Jandaapproach.com

Gross, A., Kay, T., Hondras, M., Goldsmith, C., Haines, T., Peloso, P., Hoving, J. Manual Therapy for Mechanical Neck Disorders: A Systematic Reviw., Manual Therapy, 2002.

 

During the course of attending massage school at A New Beginning School of Massage, students are given a number of assignments that requiring research and writing. Some of these assignments result in very insightful and  well thought out information and  decision-making outcomes. I am happy to share some of their assignments for you to enjoy.

On March 30th a friend and client, I'll call Aaron, came to me with stiffness and a limited range of motion in his neck due, he believed, to sleeping on it in an odd position.neck-pain This was the first time in my practice as a massage therapist that I was presented with an acute condition and asked if I could help correct it. Aaron was not interested in receiving a full body massage; he just wanted help alleviating his symptoms. His work is physically demanding in a  field related to construction, so not having full range of motion in his neck was proving difficult.

Aaron came to me two days after he woke with the symptoms. He was unable to rotate his head and neck to the left beyond a few degrees from center and could not fully extend his head. Aaron believed his symptoms came from a sleeping position but also indicated that he had been actively working since then, which likely exacerbated the condition; as he was snot allowing his body to rest.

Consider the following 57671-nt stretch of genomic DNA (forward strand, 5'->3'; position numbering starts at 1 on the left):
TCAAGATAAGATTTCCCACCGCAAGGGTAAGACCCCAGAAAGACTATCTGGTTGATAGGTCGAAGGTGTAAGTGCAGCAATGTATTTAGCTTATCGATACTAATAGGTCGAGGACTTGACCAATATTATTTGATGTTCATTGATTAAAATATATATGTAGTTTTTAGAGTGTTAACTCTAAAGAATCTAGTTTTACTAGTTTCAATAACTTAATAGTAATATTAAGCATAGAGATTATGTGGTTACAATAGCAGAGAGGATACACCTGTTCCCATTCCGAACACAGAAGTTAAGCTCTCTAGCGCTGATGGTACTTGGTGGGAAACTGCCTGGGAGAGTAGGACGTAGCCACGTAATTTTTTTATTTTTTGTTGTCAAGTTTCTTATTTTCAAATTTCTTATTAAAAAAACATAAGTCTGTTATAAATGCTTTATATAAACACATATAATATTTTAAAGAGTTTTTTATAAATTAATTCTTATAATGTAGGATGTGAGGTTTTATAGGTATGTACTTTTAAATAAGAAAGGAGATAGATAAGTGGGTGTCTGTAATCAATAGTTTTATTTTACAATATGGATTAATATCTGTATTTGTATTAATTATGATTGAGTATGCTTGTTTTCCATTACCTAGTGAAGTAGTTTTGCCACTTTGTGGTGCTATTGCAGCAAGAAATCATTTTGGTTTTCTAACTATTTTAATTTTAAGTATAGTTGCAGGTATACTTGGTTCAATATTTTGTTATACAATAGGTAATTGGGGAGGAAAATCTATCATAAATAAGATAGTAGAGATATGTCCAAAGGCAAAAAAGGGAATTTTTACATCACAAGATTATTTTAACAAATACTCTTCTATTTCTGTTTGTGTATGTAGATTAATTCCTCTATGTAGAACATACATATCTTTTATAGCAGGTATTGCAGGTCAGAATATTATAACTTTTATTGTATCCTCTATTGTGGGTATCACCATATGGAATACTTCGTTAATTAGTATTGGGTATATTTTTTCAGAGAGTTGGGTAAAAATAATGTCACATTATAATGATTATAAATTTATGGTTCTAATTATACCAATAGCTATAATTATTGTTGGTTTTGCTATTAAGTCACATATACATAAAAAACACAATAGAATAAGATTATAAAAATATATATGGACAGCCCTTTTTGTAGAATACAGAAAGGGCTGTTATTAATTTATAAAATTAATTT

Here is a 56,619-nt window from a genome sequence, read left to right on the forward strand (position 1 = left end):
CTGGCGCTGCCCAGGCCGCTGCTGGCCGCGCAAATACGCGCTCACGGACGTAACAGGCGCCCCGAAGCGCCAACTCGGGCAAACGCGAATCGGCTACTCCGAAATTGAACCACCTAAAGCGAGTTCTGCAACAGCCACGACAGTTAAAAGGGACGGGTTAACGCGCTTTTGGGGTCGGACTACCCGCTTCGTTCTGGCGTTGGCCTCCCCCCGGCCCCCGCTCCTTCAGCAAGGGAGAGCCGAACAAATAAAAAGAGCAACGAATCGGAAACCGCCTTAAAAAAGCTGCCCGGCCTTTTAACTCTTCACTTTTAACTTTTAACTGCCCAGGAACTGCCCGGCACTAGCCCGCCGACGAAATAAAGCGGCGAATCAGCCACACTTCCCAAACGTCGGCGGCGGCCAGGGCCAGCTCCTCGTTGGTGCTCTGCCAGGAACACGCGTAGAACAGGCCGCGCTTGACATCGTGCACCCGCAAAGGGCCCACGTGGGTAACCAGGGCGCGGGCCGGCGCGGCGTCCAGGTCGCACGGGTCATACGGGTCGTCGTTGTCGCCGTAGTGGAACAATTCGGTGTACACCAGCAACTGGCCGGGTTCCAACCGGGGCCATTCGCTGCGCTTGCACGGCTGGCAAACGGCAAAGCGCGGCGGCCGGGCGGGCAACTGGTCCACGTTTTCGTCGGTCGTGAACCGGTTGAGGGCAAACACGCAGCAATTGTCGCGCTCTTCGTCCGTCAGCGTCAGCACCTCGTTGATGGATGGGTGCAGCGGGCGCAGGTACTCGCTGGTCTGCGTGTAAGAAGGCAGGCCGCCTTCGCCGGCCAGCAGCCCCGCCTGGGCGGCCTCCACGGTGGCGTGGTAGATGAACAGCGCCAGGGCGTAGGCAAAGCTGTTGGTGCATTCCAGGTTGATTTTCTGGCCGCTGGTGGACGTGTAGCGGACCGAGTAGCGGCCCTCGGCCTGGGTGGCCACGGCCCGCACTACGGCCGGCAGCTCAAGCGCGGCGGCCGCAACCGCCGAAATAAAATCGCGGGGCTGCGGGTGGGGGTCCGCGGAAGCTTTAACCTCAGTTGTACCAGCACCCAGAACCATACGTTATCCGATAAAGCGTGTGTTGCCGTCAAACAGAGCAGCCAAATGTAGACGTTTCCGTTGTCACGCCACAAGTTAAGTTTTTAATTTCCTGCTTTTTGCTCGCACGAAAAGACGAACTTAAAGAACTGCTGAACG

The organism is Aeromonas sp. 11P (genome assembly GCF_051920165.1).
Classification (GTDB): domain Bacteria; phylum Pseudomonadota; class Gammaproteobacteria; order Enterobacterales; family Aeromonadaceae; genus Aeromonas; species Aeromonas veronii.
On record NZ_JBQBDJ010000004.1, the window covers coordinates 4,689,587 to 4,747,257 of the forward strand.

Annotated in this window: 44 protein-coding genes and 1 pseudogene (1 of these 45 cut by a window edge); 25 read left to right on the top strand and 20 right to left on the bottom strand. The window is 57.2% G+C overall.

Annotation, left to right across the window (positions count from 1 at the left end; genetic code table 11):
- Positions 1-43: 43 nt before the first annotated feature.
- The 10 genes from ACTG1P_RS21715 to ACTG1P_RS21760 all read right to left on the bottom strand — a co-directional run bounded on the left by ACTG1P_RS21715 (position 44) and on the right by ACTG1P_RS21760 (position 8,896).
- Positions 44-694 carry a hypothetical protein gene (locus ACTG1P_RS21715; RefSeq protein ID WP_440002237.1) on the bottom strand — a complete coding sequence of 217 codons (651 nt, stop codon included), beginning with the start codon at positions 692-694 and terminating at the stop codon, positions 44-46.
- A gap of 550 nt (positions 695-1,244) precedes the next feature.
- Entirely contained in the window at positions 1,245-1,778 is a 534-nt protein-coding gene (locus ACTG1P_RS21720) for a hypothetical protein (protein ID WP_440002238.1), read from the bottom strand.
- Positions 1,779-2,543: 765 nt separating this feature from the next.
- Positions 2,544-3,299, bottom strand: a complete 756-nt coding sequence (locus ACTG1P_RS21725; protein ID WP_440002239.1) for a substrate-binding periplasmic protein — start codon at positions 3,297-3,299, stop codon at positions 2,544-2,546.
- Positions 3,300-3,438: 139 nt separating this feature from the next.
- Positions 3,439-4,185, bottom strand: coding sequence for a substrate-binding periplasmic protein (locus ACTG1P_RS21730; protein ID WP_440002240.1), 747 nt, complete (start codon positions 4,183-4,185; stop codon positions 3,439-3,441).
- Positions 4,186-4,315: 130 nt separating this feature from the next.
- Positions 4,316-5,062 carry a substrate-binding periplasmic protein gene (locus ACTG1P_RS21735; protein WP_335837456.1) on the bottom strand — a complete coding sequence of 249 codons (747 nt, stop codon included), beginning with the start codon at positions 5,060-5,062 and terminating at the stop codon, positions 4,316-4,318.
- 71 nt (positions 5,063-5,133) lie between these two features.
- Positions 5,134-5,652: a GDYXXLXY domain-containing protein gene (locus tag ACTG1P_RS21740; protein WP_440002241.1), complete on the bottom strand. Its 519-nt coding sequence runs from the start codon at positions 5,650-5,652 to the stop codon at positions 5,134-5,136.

Th stiffness Aaron was experiencing was the result, I believe, of muscles in his neck spasming as a result of overuse or incorrect use. In Aaron's case, it was likely a result of his sleeping position as well as his active job. The muscles involved appeared to be the sternocleidomastoid on the left side, and the splenius muscles on the left side. The superior and middle fibers of the trapezius, as well as the levator scapulae, appeared to be tense as well on both sides of the neck. With time and rest, this condition should have cleared itself up. Given the space to relax, I believe the range of motion in Aaron's neck would have been restored. If strain continued to be applied to the muscles, I imagine the condition could have worsened, causing headaches and radiating into other parts of the body.